Author Topic: Split sill staggered-stud wall vs double-stud wall  (Read 747 times)

Luke6

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Split sill staggered-stud wall vs double-stud wall
« on: July 18, 2019, 09:37:18 AM »
Hi, I recently ran into a photo that showed a staggered-stud wall, but with a split sill (base) plate. This got me thinking, wouldn't a set up like this be even better than a double-stud wall with facing studs (as they're usually presented)? Even if the studs are decoupled, they're close and this suggests more flanking might occur than if the studs were staggered, all other factors being the same (wall depth, surfaces, insulation etc.)

Look forward to input. Thank you!

Randy S

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Re: Split sill staggered-stud wall vs double-stud wall
« Reply #1 on: July 18, 2019, 03:45:58 PM »
Stud wall design ...... " did you decouple or not "
double wall construction in any format can still create a flank due to a single partition project.
Flanking is any path around the soundproof wall, you would have to create room within a room (RWAR) to avoid flanking.

As for staggered stud vs double stud is simply top and bottom plate shared or not shared. if you split the base and top plates you have built double frame. I do see value in stud spacing 16"OC vs 24" OC but other then that your decoupled or coupled.

Normally if I am doing a double frame for a single partition I use stud wall isolation brackets to avoid a flank from the new frame.

Hope this helps.
feel free to call me direct anytime.

Randy S.
760-752-3030
Randy Sieg

Super Soundproofing Co
www.soundproofing.org
888-942-7723
Ph. 760-752-3030
Fax.760-752-3040

Luke6

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Re: Split sill staggered-stud wall vs double-stud wall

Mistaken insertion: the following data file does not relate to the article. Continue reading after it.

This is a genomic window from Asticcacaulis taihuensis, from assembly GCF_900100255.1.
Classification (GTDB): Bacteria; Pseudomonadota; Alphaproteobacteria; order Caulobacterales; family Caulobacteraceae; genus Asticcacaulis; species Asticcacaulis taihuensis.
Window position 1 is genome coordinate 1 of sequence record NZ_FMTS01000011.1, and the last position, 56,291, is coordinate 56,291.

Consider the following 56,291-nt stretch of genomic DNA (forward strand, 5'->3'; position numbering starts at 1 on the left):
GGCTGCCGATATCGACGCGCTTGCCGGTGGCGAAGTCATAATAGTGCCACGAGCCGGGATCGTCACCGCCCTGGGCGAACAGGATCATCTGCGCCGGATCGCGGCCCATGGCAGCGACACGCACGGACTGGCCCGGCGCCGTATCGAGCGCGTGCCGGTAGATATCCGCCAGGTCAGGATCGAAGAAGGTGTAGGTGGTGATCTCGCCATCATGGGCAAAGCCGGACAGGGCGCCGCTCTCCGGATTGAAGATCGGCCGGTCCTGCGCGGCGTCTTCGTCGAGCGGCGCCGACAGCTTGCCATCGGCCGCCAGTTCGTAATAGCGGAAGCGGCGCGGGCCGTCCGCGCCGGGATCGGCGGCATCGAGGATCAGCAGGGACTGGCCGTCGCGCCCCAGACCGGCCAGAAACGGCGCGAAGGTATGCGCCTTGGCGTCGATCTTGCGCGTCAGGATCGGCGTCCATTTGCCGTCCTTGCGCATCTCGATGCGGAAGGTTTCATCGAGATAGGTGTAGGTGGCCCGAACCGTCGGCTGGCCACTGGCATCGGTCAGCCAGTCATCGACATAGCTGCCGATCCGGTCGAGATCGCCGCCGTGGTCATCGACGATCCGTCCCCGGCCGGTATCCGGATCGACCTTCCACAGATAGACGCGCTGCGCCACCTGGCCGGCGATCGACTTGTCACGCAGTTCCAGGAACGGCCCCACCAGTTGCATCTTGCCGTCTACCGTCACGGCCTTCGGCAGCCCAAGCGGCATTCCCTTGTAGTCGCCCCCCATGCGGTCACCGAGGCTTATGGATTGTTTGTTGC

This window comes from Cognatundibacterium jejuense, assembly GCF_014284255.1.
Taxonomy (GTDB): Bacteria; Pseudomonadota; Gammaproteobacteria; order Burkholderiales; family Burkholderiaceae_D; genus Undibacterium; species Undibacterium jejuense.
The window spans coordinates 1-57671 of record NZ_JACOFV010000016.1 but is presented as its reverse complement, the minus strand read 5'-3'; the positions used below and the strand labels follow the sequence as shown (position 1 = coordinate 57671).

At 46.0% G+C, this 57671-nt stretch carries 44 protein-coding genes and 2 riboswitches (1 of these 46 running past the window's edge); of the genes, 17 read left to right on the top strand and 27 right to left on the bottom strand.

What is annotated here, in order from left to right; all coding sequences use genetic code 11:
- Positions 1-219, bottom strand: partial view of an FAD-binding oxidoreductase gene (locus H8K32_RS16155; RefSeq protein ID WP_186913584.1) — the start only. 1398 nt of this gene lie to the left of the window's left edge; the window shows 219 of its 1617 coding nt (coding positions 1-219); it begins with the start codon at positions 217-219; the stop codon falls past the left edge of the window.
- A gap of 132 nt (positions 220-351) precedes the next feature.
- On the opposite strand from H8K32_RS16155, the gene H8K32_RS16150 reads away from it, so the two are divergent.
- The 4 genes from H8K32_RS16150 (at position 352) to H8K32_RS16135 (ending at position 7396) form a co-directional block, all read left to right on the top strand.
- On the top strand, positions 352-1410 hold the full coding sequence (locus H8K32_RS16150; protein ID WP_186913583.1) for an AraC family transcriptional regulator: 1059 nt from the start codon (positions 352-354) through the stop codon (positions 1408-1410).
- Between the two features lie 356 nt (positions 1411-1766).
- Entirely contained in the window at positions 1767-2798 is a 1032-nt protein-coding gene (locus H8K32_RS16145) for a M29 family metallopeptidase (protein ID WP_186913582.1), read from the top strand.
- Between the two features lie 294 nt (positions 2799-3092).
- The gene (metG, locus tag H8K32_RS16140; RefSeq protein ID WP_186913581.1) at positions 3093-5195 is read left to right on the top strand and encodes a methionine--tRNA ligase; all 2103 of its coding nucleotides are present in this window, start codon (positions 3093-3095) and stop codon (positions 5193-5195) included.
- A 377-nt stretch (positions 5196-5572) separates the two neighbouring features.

« Reply #2 on: July 23, 2019, 01:42:45 PM »
Hi Randy, sorry for the tardy reply. I got all sucked into work. When you see “single partition “, you mean one airspace between the two walls, right? With the top and bottom plates on a double wall decoupled (so no connection at all except via concrete floor both frames stand on), would there still be any flanking if you filled a third of the airspace with batting?

Our project is, indeed, to build a box within a box, within a hangar that has a 1-foot thick concrete floor. Thus far we haven’t planned on adding another layer of drywall (5/8”) other than at either end of the double stud frame (which will total 1 foot thick). We figured that thickness, with decoupling, 1/3 airspace and the rest rockwool would be enough for an STC of about 50.

Think we’re off? What we were thinking was that, if we don’t quite get the soundproofing we need from this we’d add another layer of 5/8 drywall with green glue between on the outside (or should we rather do inside?) walls. The goal, incidentally, is to keep noise out rather than in.

Thanks!

Randy S

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Re: Split sill staggered-stud wall vs double-stud wall
« Reply #3 on: July 23, 2019, 03:49:07 PM »
single partition is a single wall out of the entire room, since you are doing room with in a room you should have no flanking issue.

and if your doing that amount of space for your double frame construction you should be fine.

after your first layers are on test it and see where you land..

There are a few details that you should be addressing and for that it would be best to call me direct.

Randy S.
760-752-3030
Randy Sieg

Super Soundproofing Co
www.soundproofing.org
888-942-7723
Ph. 760-752-3030
Fax.760-752-3040

Luke6

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Re: Split sill staggered-stud wall vs double-stud wall
« Reply #4 on: July 25, 2019, 09:37:40 AM »
Hi, thanks a lot. Really appreciate your help. I will give you a call Friday. Can you specify your timezone and when it might be best to reach you?

Thank you.

Randy S

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Re: Split sill staggered-stud wall vs double-stud wall
« Reply #5 on: July 25, 2019, 03:13:22 PM »
We are pacific standard time and I will be in on Friday 8:00 am to 1:00 pm

Randy S.
760-752-3030
Randy Sieg

Super Soundproofing Co
www.soundproofing.org
888-942-7723
Ph. 760-752-3030
Fax.760-752-3040